At this point, it’s pretty clear this is a data capture board from an MRI/NMR system–thanks to Josh M. I saw the logo and tried to find similar ones, but my google failed.

        To address J. Peterson’s comments (below?) I would say that using through hole at this point in time means that this was late production for an earlier design. Industries that require approvals tend to not change designs unless they have to. So they tend to be pretty conservative in their component selection–they stick to parts with a long production life even if that costs them in other ways. I would bet you could still source parts to make this board today without much problem. The critical Datel and IDC chips are still available in those packages. The rest is pretty jelly-bean stuff, so I’m sure someone still makes it.

        Props to Bruker for their clean design.

    • zebonaut says:

      Seems you found the make. The exact model for the make is still to be found, but there’s currently an auction for a “Bruker Oxford Spectrospin RCU1/1 AQX ECL06 RCU VME module” that looks much like a slightly more modern version of the ware to be named. Also, there’s a rack called “Bruker Oxford Spectrospin AQR/P 9 Slot H2093 Mainframe AQR ECL00 ECL01 and PSB5” which looks like it might take modules just like the one here?

      • willmore says:

        That looks like one of the CPU modules that does the processing for this series of boards. The two wares posted look like an RF front end (amplifier, mixer, filter, etc.) while the other board is a digitizer and maybe some kind of control/sequencer. It’s got no brains on it more complex than a state machine–from the # of PAL/GAL chips.

        • zebonaut says:

          True. However, those modules have a similar size and connector layout. When searching for the terms
          bruker avance aqs module
          one can find racks for NMR spectrometers, and these racks seem to take similar modules. I fail to find an exact match, and I guess this is where I have to stop my efforts – but I guess the boards must be from an early version of Bruker’s Avance series, or maybe a product that was later replaced by the Avance family.

  4. J. Peterson says:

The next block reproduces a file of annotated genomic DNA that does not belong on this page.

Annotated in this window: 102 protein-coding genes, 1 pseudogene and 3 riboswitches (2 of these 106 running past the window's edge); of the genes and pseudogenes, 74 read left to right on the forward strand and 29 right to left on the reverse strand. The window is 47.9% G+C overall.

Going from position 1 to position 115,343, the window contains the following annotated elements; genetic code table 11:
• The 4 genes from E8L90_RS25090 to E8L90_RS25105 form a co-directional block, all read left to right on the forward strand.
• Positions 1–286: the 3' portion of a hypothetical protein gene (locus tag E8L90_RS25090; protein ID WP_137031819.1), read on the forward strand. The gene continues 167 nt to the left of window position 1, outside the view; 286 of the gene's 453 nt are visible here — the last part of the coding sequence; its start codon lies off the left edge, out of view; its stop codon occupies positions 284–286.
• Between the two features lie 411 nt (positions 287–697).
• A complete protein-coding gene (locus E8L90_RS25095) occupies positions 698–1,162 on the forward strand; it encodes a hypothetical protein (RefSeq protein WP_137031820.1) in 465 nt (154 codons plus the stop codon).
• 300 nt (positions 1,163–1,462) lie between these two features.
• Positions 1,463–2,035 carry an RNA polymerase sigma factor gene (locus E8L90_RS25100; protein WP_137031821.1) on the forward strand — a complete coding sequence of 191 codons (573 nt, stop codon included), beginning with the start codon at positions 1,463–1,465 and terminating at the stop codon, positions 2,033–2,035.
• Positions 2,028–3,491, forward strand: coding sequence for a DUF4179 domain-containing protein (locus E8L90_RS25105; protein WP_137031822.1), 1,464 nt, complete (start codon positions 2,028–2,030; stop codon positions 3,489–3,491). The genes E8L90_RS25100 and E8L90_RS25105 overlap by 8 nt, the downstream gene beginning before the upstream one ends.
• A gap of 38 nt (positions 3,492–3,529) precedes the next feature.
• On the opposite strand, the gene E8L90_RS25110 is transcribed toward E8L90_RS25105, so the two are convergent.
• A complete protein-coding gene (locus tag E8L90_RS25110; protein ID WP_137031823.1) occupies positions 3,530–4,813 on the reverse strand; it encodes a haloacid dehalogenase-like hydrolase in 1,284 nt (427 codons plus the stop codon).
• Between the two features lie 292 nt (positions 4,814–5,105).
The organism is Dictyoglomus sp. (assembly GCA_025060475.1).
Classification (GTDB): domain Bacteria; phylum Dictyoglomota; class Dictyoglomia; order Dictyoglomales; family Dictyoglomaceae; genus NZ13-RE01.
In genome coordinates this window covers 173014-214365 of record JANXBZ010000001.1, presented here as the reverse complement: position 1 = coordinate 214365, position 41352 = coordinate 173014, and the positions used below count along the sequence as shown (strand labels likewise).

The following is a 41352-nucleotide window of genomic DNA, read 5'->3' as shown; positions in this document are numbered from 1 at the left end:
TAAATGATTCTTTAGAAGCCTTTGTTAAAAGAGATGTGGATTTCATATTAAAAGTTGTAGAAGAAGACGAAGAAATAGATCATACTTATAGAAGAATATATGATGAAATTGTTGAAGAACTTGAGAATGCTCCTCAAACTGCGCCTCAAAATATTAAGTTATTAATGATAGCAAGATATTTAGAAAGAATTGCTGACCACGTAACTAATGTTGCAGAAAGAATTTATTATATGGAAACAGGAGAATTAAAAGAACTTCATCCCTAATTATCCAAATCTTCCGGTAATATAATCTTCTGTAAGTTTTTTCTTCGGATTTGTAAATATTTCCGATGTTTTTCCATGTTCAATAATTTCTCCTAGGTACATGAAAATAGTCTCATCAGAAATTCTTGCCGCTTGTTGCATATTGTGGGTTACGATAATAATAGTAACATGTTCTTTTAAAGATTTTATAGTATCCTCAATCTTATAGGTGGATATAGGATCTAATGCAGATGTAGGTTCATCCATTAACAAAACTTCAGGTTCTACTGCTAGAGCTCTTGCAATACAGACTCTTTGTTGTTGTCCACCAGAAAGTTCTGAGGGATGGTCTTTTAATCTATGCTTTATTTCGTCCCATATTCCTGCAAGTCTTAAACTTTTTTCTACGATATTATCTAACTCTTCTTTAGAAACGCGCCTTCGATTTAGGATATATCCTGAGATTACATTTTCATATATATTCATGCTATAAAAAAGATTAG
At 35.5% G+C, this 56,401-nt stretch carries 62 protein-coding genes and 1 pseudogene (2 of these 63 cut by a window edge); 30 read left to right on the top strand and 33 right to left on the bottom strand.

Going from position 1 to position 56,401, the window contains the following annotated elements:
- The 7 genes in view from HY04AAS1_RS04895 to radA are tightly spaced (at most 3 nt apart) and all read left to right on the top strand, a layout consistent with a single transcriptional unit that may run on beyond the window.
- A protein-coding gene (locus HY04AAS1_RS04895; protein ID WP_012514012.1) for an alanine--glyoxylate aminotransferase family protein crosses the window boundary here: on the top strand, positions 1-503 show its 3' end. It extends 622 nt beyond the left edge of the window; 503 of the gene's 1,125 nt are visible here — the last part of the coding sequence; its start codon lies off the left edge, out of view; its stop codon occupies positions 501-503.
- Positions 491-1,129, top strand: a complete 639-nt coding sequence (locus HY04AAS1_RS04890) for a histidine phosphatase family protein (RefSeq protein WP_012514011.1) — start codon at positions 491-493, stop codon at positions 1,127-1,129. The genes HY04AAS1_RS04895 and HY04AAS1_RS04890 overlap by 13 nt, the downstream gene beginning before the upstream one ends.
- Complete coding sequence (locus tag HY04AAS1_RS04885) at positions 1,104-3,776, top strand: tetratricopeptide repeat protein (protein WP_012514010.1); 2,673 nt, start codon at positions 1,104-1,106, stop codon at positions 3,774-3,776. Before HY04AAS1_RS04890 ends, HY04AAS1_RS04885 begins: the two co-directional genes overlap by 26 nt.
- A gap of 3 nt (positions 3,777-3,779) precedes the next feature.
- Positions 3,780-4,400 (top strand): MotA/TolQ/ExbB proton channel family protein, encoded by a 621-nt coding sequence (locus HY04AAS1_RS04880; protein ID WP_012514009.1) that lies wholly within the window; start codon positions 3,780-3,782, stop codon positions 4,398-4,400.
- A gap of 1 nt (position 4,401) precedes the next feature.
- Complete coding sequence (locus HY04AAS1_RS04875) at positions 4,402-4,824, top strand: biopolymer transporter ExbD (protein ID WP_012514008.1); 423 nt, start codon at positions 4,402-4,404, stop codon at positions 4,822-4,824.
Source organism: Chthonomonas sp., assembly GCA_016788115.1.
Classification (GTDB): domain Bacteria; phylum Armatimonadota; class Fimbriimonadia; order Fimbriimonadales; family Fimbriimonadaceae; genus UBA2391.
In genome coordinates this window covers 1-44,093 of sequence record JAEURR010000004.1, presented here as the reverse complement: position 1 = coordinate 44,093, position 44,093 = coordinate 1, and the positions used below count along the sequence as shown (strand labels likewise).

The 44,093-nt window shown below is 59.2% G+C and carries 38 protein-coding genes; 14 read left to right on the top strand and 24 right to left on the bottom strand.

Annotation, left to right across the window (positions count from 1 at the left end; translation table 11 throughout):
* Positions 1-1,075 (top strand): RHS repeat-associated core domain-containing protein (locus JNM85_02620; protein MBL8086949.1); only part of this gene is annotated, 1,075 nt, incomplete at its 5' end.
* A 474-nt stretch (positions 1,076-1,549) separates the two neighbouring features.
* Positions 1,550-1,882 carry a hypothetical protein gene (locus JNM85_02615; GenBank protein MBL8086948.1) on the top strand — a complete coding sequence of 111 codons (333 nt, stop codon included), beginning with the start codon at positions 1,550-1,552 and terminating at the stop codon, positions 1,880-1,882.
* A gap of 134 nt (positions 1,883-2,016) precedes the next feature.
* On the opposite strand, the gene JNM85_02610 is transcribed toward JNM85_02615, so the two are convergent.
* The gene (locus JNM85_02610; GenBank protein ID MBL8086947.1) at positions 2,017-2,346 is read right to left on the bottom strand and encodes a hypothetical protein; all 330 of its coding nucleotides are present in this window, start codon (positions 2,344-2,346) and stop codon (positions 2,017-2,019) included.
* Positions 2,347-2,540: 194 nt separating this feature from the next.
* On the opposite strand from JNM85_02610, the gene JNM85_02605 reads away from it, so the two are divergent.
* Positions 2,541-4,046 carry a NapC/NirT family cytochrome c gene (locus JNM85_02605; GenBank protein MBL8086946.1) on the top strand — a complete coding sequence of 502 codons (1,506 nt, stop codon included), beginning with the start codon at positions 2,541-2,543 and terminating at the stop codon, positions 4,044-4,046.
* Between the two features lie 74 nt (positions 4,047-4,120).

No guess to the origin, but the chip date codes are all reading late ’90s (97 etc.).

    What’s really strange is most manufactured items had switched to surface mount components by them (TSOP, QFN, etc), so it’s strange to see everything mounted through-hole 1980s style.

  5. kurth says:

    I work in a facility that still relies on a great deal of VME hardware like this that has been running 24/7 for 25+ years. This stuff is over-engineered and built like a tank. It keeps running when the HVAC fails and the ambient temperature hits 95F. Awesome stuff.

  6. Ratz says:

    I don’t have any startling insights, but I do rather like the way the transistors are mounted in holes in the PCB. That’s a new one on me.

    • willmore says:

      This was/is common for RF transistors. They come in packages that look like they would be surface mount, but the leads aren’t bent down in the classic ‘gull wing’ shape. Instead, they come straight out and the part is mounted in a hole in the PCB so that the leads are on the plane of the copper.

      The reason for it is to control impedance of the leads–bends are bad. Some of them aren’t transistors, but more complex amplifier devices. I’m guessing they’re from Mini Circuits. They make a lot of components like that and they also make the metal cased part labled MCL PAS-1. So the designers were aware of MCL, so it’s not unreasonable to think they would use other parts of theirs in the design.

  7. Lesley says:

    Did you see that building shake 👀. Loved your 2006 blog. 👍

  8. willmore says:

    Okay, month’s over, time to speculate. The best I can do is that they’re from the analysis/control system of a:

    1.5 Tesla whole body Symphony/Sonata imager (Siemens Medical Systems, Iselin NJ)
    or
    1.5 Tesla magnet (General Electric Corp, Waukesha WI)

    Which probably used Bruker Omega CSI consoles.